Climate change - a serious threat

Climate change are threatening human survival and species diversity globally. Species have evolved to live within certain temperature ranges and in certain habitats, and when these are altered and species cannot adapt to the new environment they may go extinct.

Climate change in the Baltic Sea

According to current predictions of climate change, the Baltic Sea will face higher temperatures and eutrophication (excess amount of nutrients), and salinity will decrease. Climate change are also likely to alter biogeographical conditions in coastal landscapes due to sea level rise, that will flood islands and terrestrial habitats and small islands may disappear under the water column. The Baltic Sea has about 200 000 islands.

Sunny day at work. In photo: Alma Strandmark. Photo credit: Gundula Kolb.
Sunny day at work. In photo: Alma Strandmark. Photo credit: Gundula Kolb.

 

- A moderate sea level rise of 0.5 meters will decrease the total number of islands in the outer part of Stockholm archipelago with about 25 %, says Alma Strandmark, who is defending her PhD thesis today. Alma has focused on climate related changes that are unique for coastal ecosystems, especially sea level rise.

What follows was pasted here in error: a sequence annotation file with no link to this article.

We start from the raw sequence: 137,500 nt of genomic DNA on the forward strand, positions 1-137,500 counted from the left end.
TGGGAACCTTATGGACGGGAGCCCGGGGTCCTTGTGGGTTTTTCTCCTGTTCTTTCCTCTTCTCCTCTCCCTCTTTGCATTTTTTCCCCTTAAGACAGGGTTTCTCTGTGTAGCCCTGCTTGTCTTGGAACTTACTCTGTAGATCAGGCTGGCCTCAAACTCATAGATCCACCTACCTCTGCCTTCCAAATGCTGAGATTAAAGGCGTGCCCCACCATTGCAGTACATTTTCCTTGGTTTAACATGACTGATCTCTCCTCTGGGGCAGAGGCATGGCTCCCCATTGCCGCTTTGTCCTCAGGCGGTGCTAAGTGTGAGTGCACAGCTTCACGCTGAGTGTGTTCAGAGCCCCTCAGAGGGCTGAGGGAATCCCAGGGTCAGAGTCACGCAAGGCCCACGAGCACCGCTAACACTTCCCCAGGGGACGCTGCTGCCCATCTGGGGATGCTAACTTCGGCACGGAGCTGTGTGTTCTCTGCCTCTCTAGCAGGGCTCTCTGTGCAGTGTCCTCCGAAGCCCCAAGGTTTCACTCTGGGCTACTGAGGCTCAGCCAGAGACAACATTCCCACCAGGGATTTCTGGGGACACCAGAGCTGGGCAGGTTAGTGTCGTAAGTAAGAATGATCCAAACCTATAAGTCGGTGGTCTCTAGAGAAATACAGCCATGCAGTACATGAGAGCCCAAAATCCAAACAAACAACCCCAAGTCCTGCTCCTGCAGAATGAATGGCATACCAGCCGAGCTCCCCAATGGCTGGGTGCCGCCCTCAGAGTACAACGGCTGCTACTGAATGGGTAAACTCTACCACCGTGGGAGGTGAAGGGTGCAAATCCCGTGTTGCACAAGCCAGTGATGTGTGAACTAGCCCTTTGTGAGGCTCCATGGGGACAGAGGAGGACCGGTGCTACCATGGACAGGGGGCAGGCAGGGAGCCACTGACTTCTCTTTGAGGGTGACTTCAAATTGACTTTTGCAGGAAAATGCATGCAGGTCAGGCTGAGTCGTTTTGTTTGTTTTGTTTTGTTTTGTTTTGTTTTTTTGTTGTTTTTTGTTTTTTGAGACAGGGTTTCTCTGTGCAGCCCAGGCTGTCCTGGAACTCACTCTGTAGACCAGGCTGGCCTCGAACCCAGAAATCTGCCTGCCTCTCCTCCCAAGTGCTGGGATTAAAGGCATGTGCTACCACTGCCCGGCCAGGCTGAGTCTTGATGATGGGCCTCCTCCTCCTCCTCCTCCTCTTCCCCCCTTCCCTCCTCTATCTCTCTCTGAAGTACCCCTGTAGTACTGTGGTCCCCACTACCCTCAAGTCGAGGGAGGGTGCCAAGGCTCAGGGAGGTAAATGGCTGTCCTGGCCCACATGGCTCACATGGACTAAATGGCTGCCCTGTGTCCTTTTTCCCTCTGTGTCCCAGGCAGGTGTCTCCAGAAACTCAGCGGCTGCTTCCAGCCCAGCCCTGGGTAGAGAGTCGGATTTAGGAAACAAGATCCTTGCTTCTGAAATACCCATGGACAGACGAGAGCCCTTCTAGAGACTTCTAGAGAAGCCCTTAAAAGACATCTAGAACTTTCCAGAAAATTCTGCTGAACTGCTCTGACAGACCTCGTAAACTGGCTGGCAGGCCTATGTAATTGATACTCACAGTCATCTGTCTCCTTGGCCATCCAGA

Investigating abundance and distribution of species close to the water column. Photo credit: Gustaf Almqvist.
Investigating abundance and distribution of species close to the water column. Photo credit: Gustaf Almqvist.

 

Changes in the sea affect species on land

Alma has also studied the arthropod fauna, e.g. crustaceans and spiders, within the boundary zones between land and waters and found that arthropod diversity and abundance are threatened by climate change. Warmer temperatures and increased eutrophication are expected to reduce biomass of bladderwrack (Fucus species), which will decrease diversity and abundance of detritivores living in the deposits of seaweed. In turn, predatory arthropods, like spiders and beetles, that feed on detritivores will decrease in diversity, abundance and in size. Additionally, the sea level rise are likely to decrease the arthropod diversity even further due to a decrease in island size. Loss of large and predatory arthropods can have serious consequences further up in the terrestrial food chain, such as for shore birds feeding on these arthropods.

- Climate change may hence not only directly impact species but also indirectly when the species it depends on, e.g. as food source, cannot adapt to the new environment” says Alma, who has very much enjoyed her PhD studies on the sunny days in Stockholm archipelago.